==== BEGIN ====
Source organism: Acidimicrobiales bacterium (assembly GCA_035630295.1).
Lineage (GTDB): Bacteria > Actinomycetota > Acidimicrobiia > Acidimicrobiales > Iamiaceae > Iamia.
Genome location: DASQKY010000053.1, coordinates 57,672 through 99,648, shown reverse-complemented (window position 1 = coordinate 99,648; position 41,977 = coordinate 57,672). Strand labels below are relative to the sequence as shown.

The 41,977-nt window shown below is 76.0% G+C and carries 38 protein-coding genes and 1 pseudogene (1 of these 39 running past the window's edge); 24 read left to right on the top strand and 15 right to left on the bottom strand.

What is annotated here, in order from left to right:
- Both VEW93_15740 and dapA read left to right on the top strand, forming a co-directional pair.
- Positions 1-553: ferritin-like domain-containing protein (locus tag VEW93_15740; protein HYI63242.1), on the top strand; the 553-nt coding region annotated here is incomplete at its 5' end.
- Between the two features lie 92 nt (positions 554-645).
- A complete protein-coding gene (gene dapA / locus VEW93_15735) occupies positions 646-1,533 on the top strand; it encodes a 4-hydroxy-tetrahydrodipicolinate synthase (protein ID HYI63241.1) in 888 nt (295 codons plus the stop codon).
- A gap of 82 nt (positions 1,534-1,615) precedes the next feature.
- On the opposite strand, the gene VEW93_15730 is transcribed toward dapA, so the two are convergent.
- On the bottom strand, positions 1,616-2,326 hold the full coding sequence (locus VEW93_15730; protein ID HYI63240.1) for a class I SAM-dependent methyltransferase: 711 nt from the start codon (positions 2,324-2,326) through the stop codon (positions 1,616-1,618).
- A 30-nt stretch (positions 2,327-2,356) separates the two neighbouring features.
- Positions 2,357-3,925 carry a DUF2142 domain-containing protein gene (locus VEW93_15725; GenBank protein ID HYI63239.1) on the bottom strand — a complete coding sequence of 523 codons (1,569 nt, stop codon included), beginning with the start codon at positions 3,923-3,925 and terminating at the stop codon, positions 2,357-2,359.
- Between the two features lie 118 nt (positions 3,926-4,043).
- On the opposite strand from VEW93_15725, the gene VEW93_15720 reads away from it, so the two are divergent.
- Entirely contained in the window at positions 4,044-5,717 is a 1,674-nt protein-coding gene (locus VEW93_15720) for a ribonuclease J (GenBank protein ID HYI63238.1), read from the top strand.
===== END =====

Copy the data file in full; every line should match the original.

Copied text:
Source organism: Acidimicrobiales bacterium (assembly GCA_035630295.1).
Lineage (GTDB): Bacteria > Actinomycetota > Acidimicrobiia > Acidimicrobiales > Iamiaceae > Iamia.
Genome location: DASQKY010000053.1, coordinates 57,672 through 99,648, shown reverse-complemented (window position 1 = coordinate 99,648; position 41,977 = coordinate 57,672). Strand labels below are relative to the sequence as shown.

The 41,977-nt window shown below is 76.0% G+C and carries 38 protein-coding genes and 1 pseudogene (1 of these 39 running past the window's edge); 24 read left to right on the top strand and 15 right to left on the bottom strand.

What is annotated here, in order from left to right:
- Both VEW93_15740 and dapA read left to right on the top strand, forming a co-directional pair.
- Positions 1-553: ferritin-like domain-containing protein (locus tag VEW93_15740; protein HYI63242.1), on the top strand; the 553-nt coding region annotated here is incomplete at its 5' end.
- Between the two features lie 92 nt (positions 554-645).
- A complete protein-coding gene (gene dapA / locus VEW93_15735) occupies positions 646-1,533 on the top strand; it encodes a 4-hydroxy-tetrahydrodipicolinate synthase (protein ID HYI63241.1) in 888 nt (295 codons plus the stop codon).
- A gap of 82 nt (positions 1,534-1,615) precedes the next feature.
- On the opposite strand, the gene VEW93_15730 is transcribed toward dapA, so the two are convergent.
- On the bottom strand, positions 1,616-2,326 hold the full coding sequence (locus VEW93_15730; protein ID HYI63240.1) for a class I SAM-dependent methyltransferase: 711 nt from the start codon (positions 2,324-2,326) through the stop codon (positions 1,616-1,618).
- A 30-nt stretch (positions 2,327-2,356) separates the two neighbouring features.
- Positions 2,357-3,925 carry a DUF2142 domain-containing protein gene (locus VEW93_15725; GenBank protein ID HYI63239.1) on the bottom strand — a complete coding sequence of 523 codons (1,569 nt, stop codon included), beginning with the start codon at positions 3,923-3,925 and terminating at the stop codon, positions 2,357-2,359.
- Between the two features lie 118 nt (positions 3,926-4,043).
- On the opposite strand from VEW93_15725, the gene VEW93_15720 reads away from it, so the two are divergent.
- Entirely contained in the window at positions 4,044-5,717 is a 1,674-nt protein-coding gene (locus VEW93_15720) for a ribonuclease J (GenBank protein ID HYI63238.1), read from the top strand.